Last month, San Francisco became the first US city to sue the Trump administration over its executive order cutting off federal funding to sanctuary cities. Indeed, sanctuary cities have become a beacon of hope for progressive communities hoping to build up their resistance to the Trump administration’s regressive and havoc-wreaking immigration policies.
But what, exactly, are sanctuary cities. And, as a sanctuary city, how can NYC effectively defend itself against the threats of the new reality?
Join the Pratt Center for Planning and the Environment and NYC Environmental Justice Alliance this Friday, March 3rd, 2017 from 6-8pm for “Sanctuary Cities For All: Growing Powerful Communities in Uncertain Times,” the second part in a 4-session series about the populism and the Trump administration’s first 100 days:
New York City has historically played the role of Sanctuary City, to the nation, and to the world.
As a premiere global city, it boasts one of the world’s most diverse populations. For many, the example of successful and prosperous coexistence of diversity embodied in NYC’s cultural, social, and economic fabric serves as a critical global symbol of the power of pluralism as a local and global ideal in action.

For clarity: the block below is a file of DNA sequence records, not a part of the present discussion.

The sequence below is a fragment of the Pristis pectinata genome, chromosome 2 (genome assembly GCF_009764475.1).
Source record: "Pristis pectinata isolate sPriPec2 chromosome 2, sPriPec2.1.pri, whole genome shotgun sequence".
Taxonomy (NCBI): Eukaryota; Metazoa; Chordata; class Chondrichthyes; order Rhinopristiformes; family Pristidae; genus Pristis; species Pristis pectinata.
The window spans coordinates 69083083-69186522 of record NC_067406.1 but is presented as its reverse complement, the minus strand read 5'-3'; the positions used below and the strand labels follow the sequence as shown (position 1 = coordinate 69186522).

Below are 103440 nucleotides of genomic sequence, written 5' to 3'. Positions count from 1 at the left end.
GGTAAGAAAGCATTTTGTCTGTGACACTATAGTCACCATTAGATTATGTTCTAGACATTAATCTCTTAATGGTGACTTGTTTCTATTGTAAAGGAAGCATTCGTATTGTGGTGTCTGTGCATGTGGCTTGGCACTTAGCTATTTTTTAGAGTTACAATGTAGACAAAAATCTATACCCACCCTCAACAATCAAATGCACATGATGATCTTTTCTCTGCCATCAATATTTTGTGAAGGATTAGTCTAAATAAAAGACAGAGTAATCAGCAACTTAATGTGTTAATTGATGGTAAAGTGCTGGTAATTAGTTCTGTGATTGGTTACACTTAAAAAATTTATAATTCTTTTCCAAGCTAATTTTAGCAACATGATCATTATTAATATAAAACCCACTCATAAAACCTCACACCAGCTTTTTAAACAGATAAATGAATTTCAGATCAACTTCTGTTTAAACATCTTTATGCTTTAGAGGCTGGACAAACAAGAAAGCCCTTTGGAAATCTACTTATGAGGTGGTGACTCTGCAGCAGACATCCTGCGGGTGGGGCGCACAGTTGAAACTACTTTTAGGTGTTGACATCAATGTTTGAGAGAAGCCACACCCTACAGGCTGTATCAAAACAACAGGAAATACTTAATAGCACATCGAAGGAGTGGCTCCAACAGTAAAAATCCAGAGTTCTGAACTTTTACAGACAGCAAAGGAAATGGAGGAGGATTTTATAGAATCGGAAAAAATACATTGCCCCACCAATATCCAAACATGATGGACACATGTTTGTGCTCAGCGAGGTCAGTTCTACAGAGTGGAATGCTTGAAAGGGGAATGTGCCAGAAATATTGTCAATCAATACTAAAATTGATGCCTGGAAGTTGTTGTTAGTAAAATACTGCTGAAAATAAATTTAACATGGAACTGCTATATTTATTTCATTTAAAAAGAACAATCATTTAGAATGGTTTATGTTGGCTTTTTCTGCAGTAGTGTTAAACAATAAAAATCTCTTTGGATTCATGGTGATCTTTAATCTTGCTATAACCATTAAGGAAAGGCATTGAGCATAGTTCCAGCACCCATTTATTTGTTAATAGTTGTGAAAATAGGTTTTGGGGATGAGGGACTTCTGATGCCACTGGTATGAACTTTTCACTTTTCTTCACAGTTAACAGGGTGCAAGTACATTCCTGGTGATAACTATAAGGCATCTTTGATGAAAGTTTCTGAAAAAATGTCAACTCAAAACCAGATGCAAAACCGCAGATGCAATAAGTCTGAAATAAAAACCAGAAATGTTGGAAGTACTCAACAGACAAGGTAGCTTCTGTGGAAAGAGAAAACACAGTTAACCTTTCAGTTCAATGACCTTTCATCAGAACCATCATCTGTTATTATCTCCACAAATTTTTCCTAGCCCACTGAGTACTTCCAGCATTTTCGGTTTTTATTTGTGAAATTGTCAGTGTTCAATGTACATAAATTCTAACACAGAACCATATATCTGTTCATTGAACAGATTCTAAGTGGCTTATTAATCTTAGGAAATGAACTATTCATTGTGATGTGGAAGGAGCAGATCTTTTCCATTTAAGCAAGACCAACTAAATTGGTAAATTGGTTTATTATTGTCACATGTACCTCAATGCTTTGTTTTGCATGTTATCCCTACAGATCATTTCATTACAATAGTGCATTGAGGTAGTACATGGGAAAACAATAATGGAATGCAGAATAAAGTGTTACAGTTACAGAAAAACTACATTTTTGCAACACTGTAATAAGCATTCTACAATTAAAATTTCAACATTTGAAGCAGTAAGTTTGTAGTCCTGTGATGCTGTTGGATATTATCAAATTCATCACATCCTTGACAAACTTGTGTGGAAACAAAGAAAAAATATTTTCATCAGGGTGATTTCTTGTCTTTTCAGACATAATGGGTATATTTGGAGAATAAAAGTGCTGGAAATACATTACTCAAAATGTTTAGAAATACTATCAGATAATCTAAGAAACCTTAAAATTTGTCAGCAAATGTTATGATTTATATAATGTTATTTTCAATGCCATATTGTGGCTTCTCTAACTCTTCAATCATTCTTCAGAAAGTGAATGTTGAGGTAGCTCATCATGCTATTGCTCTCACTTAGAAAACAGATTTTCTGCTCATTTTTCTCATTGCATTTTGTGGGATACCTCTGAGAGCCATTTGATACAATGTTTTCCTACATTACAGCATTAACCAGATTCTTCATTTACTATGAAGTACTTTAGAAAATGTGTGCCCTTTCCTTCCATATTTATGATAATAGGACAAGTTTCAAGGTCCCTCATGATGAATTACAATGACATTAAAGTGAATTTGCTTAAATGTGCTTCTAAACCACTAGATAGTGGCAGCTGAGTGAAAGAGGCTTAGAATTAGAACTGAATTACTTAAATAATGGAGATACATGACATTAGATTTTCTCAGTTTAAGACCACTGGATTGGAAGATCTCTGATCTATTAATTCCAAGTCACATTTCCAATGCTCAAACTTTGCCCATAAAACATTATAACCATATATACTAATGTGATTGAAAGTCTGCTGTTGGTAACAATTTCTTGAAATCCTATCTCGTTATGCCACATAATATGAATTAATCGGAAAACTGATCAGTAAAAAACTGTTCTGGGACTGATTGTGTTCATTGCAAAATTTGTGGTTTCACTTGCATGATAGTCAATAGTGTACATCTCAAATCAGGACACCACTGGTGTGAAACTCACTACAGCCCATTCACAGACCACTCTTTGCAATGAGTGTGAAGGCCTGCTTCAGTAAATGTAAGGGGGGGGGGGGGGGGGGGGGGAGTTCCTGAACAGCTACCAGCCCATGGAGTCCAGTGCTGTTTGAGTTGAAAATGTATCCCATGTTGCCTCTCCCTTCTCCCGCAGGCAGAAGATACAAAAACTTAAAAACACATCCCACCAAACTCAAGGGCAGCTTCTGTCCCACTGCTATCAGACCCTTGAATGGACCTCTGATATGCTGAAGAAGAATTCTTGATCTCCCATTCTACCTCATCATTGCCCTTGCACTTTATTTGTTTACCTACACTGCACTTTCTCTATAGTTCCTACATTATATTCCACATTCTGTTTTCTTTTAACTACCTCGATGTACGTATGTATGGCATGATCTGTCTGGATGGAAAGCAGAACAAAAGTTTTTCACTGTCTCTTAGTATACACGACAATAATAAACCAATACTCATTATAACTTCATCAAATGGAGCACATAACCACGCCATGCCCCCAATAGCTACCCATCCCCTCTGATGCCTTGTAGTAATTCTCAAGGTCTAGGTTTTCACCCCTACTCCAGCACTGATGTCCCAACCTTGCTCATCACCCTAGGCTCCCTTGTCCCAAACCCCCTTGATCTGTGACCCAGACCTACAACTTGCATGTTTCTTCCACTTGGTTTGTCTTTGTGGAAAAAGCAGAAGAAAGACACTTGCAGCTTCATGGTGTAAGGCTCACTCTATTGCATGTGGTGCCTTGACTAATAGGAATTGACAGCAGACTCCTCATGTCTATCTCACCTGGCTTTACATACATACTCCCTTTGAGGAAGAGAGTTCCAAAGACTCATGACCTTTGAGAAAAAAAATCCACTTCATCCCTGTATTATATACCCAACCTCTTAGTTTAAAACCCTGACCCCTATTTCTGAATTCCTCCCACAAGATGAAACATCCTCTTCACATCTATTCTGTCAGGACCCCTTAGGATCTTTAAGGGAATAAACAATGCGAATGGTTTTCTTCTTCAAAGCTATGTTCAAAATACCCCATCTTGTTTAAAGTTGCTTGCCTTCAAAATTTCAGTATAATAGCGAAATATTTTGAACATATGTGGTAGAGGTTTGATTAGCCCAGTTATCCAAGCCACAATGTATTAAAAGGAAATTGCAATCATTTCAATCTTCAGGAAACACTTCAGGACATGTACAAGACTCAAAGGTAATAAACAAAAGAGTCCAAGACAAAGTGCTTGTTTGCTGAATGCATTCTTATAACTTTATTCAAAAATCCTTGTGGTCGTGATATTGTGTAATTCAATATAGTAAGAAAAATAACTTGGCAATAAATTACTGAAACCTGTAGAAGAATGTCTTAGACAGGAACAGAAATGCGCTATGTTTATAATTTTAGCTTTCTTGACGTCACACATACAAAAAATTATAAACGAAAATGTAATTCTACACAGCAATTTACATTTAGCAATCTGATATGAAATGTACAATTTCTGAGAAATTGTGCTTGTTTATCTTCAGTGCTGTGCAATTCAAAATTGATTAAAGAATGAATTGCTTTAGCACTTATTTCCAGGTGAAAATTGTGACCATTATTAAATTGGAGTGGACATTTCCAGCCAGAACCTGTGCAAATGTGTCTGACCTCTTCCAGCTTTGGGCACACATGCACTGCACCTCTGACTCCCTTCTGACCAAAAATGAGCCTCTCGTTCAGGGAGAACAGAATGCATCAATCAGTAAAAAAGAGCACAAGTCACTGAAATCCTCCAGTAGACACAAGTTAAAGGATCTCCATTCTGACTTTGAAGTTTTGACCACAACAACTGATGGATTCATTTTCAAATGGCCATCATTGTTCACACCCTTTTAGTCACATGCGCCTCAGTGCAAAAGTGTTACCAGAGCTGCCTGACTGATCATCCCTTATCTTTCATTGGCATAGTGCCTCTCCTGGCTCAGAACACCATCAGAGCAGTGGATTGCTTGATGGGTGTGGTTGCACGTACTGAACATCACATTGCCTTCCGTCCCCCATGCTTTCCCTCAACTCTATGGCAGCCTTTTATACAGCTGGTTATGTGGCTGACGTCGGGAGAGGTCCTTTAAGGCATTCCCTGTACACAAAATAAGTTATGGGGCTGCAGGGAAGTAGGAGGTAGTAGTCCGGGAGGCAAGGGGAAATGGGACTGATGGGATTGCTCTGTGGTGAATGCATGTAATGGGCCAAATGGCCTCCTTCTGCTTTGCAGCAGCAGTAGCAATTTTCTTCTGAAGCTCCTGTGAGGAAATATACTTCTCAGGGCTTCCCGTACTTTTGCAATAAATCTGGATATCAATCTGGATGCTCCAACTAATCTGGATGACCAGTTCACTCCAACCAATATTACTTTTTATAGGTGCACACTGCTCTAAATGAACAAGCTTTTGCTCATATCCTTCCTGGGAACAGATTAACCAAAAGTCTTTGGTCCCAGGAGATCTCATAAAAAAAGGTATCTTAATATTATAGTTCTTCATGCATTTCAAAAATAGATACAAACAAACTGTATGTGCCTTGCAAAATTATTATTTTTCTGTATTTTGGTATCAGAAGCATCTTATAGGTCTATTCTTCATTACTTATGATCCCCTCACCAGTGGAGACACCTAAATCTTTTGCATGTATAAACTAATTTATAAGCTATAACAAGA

This strength, however, comes as the result of great historical and contemporary struggle. From the legacies of civil rights triumphs, the global village, and progressive visions of pluralism, NYC’s balance for equality and equity requires constant vigilance, collaboration, and action to defend empowerment.
This panel will bring together leaders from NYC’s diverse community to discuss what it means to be a Sanctuary City in action – not only word. We will explore what it takes to grow powerful communities and social cohesion and urban systems that support this important work – in the face of uncertain and targeted circumstances.
- Mark Winston Griffith, Executive Director, Brooklyn Movement Center,
- Nisha Agarwal, Commissioner, Mayor’s Office of Immigrant Affairs,
- Roberto “Mukaro” Borrero, Taíno Nation, and
- Peter L. Markowitz, Professor of Law, Director, Kathryn O. Greenberg Immigration Justice Clinic, Cardozo School of Law